Antigua

South St Barth

South of St Barth

In the afternoon of January 12th we left beautiful St Barth heading to Antigua. We prefer to sail overnight when we need to cover more than 70 miles in order to be sure we can reach our destination in day light. It was the case for this passage, with a good wind which turned in the right direction (60 degrees to the bow), allowing us to sail with an average speed of 6+ knots.

In the middle of the night Zoe slowed down abruptly to less than 2 knots in unchanged environmental conditions. The steering wheel became hard to turn.
We started making hypothesis of what the cause was. We first suspected the rudder to having become apart, but then we turned out thoughts to a much less dramatic possibility, that was having been trapped into a fishing net. We took a chance to turn on the engine and give full speed. Luckily the boat resumed it’s cruising speed, even if the wheel was still hard to handle. The next morning, when we anchored in the north of Antigua, we found out what happened. A small buoy was floating in the back of the boat along with some 20 meters of line, and another balloon was trapped in the rudder.
We felt terribly sorry for the unknown fisherman whose net we seriously damaged.

 

english-harbour

English Harbour

After a short nap to recover from the night passage, we continued toward English Harbour, that is the most fascinating port of Antigua, located in the south. It is a quite unique place as there are still several building from the 18th century that are testifying the noble past of the location, including the remainings of the old fort.

 

carlisle-bay

Carlisle Bay

The following day we went to Carlisle bay where we spent the night in front of a very exclusive resort.

 

The day after we did snorkeling in the Cade reef, where in very shallow water we could admire a great variety of sea life.

 

jolly-harbour

Jolly Harbour

We moored one night in Jolly Harbour, where we met again  Ian and Glenda, a British couple whom we had been sailing close to during the first part of the Atlantic passage. The next day we spent some time together in Deep Bay, before saying goodbye as we took opposite directions.

st-john

St John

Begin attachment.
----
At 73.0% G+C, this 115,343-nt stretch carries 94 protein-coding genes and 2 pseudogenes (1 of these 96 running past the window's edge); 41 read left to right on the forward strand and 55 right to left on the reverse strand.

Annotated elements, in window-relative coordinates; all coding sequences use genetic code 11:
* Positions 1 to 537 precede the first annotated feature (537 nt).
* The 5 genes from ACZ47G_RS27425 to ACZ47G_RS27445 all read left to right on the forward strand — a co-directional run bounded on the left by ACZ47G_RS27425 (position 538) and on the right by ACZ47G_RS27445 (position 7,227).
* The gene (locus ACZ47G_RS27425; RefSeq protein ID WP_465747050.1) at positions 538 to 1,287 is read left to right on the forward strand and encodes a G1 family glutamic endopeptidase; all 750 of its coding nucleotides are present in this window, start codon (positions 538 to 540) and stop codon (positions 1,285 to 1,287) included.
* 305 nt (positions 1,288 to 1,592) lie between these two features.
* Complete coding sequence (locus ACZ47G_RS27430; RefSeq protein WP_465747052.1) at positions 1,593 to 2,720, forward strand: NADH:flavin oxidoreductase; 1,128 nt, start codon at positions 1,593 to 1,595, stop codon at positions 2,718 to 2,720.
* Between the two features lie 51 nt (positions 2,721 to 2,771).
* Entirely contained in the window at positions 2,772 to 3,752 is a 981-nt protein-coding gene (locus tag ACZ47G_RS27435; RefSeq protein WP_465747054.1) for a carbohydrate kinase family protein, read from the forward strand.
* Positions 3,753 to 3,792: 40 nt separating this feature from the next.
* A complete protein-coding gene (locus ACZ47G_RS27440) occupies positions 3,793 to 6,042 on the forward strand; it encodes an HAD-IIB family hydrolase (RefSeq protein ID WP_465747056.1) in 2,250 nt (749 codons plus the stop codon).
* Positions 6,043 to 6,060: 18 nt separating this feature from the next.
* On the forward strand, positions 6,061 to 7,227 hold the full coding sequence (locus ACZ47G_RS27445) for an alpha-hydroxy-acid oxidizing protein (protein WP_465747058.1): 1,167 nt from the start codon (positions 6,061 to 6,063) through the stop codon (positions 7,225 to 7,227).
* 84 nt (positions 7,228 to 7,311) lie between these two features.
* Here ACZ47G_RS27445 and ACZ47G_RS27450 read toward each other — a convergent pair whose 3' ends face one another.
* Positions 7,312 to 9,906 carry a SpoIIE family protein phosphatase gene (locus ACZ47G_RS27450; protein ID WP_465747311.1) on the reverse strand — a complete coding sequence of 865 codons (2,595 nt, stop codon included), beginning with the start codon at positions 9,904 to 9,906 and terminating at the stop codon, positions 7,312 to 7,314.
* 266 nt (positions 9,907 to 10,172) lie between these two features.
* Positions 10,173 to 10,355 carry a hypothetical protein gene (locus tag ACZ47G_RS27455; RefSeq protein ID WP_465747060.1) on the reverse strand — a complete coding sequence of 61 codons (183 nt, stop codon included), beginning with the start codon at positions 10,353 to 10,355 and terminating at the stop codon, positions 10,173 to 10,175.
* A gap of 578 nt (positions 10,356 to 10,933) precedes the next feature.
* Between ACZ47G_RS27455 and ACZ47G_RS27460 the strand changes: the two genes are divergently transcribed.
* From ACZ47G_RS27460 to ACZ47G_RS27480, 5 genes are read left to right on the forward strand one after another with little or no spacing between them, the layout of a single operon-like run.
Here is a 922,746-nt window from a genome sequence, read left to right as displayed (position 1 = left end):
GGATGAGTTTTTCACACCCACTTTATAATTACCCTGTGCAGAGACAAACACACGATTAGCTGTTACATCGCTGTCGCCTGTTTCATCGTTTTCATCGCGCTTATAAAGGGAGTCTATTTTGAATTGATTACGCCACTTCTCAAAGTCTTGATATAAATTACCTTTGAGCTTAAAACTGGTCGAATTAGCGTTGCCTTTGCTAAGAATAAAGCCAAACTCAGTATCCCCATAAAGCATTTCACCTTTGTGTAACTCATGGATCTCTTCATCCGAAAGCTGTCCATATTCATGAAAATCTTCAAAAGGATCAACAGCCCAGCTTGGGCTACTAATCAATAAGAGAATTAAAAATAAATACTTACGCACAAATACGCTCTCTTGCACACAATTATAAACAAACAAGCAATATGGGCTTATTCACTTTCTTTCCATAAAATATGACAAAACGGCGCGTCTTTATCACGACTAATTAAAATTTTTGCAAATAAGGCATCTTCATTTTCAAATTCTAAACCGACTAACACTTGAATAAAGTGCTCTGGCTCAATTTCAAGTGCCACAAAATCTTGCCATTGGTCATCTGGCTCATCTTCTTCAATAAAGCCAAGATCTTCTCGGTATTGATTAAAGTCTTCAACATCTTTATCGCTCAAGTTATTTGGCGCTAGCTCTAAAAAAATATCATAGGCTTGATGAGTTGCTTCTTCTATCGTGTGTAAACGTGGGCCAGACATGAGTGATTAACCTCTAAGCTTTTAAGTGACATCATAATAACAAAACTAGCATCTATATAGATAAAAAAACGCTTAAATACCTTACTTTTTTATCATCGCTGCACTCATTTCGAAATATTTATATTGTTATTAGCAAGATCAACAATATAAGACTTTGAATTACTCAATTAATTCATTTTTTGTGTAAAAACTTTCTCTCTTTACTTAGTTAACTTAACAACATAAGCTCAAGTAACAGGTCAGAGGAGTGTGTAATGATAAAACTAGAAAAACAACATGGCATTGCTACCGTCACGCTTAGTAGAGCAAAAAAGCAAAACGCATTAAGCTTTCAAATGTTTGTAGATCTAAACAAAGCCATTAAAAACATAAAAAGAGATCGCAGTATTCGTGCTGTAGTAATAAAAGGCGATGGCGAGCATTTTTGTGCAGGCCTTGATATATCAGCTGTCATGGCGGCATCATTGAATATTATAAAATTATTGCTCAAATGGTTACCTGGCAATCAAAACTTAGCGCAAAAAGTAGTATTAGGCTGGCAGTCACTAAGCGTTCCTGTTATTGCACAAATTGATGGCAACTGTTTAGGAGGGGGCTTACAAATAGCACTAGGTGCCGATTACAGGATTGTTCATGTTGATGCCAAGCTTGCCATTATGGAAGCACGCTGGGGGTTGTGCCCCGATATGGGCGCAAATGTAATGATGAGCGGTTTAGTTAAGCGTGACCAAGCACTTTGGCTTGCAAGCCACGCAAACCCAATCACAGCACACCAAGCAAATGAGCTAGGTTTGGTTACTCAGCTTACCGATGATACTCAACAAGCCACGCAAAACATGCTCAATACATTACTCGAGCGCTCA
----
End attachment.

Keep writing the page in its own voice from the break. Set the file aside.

We spent the night at the anchor in a small bay close to St John; we went to town by dinghy, and, for what we saw, the town was not particularly attractive, also because of the hordes of tourists offloaded by the giant cruise ships – a characteristic definitely not unique to St John, in fact quite common in many Caribbean islands.

We escaped and spent the next night in Dickinson bay, from where we headed to the north part.

 

Antigua is famous for its numerous white beaches, that are said to be 360, one for each day of the year.
long-bay

Long Bay

We had the chance to admire beautiful white strips of sand in Long Island, in the north of Antigua. Walking ashore,  we faced a beautiful villa characterised by an Italian style. Speaking to the service lady we found out that the villa was built by Mr Banfi, the Italian winemaker, who sold it to an American politician. The lady pointed out that the new owners come for two weeks in a year. What a waste!

great-bird-bay

Great Bird Bay

Our last stop in Antigua was Great Bird Island, a beautiful anchorage in the wilderness, were several spieces of birds make their nests.

3 thoughts on “Antigua

  1. Lorraine Farah says:

    Loving reading all these…just got your IBM email. Cannot believe you’re not coming back but honestly looking at these pics and your journey you are clearly in the right place.

    Will love to continue watching your trip. Love Lorraine

    Like

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